We read that Jesus was called many names throughout the Bible, but Son of Man stands apart for several reasons. The number of times we see this name alone separates it from some of the others. Just as with a name like Lamb of God, this name has a distinct meaning that is easily defined and tied back to Scripture. What is the significance and the implications of Christ being the Son of Man? Just like other names of God, this name has rich meaning. Let’s explore this powerful name.
Jesus often called himself the Son of Man as part of his interactions with people. On the one hand, saying he was the Son of Man would have been a very ordinary thing to say. Like it’s use in Ezekiel, ‘son of man’ can simply mean, ‘human being.’ But of course, Jesus also was speaking to his identity as the Messiah. He was alluding to Daniel 7, claiming his Messiahship and his role in the redemption of the world.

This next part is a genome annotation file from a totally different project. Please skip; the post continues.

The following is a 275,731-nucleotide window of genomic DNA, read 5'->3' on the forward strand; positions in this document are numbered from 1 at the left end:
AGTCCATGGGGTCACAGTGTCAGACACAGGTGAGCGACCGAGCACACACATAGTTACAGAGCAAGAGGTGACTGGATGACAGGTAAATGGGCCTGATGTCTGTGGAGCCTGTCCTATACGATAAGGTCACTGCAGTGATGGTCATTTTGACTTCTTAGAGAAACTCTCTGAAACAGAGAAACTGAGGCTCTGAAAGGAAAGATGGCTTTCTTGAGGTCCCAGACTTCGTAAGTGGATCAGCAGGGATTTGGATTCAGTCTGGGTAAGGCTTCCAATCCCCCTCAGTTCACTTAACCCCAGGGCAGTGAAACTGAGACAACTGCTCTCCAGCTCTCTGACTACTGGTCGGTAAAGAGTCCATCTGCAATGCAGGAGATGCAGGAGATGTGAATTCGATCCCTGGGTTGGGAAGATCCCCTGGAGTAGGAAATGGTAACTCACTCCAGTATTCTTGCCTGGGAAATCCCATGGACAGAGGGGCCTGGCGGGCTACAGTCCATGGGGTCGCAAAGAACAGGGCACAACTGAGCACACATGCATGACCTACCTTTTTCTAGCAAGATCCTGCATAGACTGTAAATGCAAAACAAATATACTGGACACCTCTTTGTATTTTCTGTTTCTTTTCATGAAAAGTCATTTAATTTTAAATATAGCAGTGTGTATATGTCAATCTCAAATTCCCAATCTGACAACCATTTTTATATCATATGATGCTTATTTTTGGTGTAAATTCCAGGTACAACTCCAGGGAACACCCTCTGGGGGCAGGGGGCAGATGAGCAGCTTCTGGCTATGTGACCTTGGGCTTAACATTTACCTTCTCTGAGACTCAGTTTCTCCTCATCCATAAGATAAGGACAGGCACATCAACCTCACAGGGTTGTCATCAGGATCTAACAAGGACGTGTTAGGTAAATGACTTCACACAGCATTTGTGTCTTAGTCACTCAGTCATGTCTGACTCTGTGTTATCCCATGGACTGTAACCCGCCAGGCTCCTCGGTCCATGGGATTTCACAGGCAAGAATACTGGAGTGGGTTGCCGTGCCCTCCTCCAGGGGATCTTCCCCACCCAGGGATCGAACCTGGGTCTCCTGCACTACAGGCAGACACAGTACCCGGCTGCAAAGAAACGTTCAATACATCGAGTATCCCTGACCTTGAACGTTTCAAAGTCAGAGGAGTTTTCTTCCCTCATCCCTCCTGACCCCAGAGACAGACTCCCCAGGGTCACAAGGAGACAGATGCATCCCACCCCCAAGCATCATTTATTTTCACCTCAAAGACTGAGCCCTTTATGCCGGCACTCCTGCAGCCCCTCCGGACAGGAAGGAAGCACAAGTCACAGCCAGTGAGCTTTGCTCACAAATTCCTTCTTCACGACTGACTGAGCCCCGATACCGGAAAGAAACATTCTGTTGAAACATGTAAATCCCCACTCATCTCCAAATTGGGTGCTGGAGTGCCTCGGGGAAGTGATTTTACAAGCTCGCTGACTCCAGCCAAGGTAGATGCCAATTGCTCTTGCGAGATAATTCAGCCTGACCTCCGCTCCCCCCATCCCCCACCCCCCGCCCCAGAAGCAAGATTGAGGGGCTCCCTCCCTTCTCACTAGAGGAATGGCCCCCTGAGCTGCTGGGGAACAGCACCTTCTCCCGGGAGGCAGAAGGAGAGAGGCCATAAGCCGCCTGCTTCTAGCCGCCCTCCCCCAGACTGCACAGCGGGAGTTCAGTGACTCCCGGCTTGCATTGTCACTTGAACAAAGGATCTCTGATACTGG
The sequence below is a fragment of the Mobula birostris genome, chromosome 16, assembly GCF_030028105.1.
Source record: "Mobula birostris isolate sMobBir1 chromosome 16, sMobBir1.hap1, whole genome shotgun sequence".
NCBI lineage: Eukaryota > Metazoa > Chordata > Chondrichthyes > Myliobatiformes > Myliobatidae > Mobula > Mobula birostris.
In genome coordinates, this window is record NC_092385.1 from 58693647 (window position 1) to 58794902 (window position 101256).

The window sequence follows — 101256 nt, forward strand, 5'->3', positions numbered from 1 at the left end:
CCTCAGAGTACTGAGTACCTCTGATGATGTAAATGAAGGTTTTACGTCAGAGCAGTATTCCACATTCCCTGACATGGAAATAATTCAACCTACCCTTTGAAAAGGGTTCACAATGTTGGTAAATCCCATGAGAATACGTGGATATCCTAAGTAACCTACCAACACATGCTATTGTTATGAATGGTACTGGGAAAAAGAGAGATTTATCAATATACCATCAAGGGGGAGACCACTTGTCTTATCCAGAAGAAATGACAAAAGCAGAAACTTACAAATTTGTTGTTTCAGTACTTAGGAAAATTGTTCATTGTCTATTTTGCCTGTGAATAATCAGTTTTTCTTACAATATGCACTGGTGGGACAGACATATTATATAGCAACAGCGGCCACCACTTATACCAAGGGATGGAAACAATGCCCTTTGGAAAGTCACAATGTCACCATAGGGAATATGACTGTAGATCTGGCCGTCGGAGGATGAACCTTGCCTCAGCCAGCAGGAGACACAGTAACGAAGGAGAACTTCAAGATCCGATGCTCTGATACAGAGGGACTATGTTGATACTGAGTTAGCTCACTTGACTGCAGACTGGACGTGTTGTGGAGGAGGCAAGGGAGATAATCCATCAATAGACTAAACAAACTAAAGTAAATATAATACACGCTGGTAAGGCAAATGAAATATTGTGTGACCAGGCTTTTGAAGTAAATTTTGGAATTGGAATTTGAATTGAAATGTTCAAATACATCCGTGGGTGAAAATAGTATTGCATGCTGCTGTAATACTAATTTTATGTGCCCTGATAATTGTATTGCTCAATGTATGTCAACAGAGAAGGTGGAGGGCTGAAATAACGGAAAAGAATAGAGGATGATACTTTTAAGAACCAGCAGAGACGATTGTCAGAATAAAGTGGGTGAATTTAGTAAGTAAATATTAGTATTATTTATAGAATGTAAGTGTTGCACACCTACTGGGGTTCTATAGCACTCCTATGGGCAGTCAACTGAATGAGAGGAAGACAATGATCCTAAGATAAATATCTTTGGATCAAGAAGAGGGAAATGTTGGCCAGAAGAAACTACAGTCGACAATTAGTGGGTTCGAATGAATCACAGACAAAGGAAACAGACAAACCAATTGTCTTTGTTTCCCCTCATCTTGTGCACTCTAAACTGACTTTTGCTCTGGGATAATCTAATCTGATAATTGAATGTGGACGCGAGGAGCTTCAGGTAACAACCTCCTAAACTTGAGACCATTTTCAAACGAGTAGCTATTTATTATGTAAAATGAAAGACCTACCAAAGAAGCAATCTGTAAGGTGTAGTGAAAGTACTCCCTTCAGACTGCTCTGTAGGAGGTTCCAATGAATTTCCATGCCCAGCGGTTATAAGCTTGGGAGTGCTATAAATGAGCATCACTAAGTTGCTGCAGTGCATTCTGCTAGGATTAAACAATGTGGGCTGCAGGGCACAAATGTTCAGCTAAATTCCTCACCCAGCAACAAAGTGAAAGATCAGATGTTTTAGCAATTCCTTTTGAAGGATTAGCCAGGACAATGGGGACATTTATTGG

Jesus’ humanity mattered. Jesus was conceived by the Spirit and full of the Spirit of God, but he was birthed by Mary and born as a man. His ability to sympathize in all of our weaknesses (Hebrews 4:15) and not sin (2 Corinthians 5:21), means he was and is the only one who could redeem us.
Similarly, his sonship can teach us a lot about himself. In Matthew 3:17 we read, “And a voice from Heaven said, ‘This is my dearly loved Son, who brings me great joy.’” In Judaism, the firstborn son is viewed as significant in “the redemption of the first-born son.” This is a commandment in Jewish culture where the firstborn son is “redeemed” and predestined to serve as a priest. The firstborn son was also given a double portion of the inheritance. Sons were viewed in this time as being chosen, prepared with purpose, and to carry on the vision of the father. This helps shape the significance of Jesus being called the Son of Man.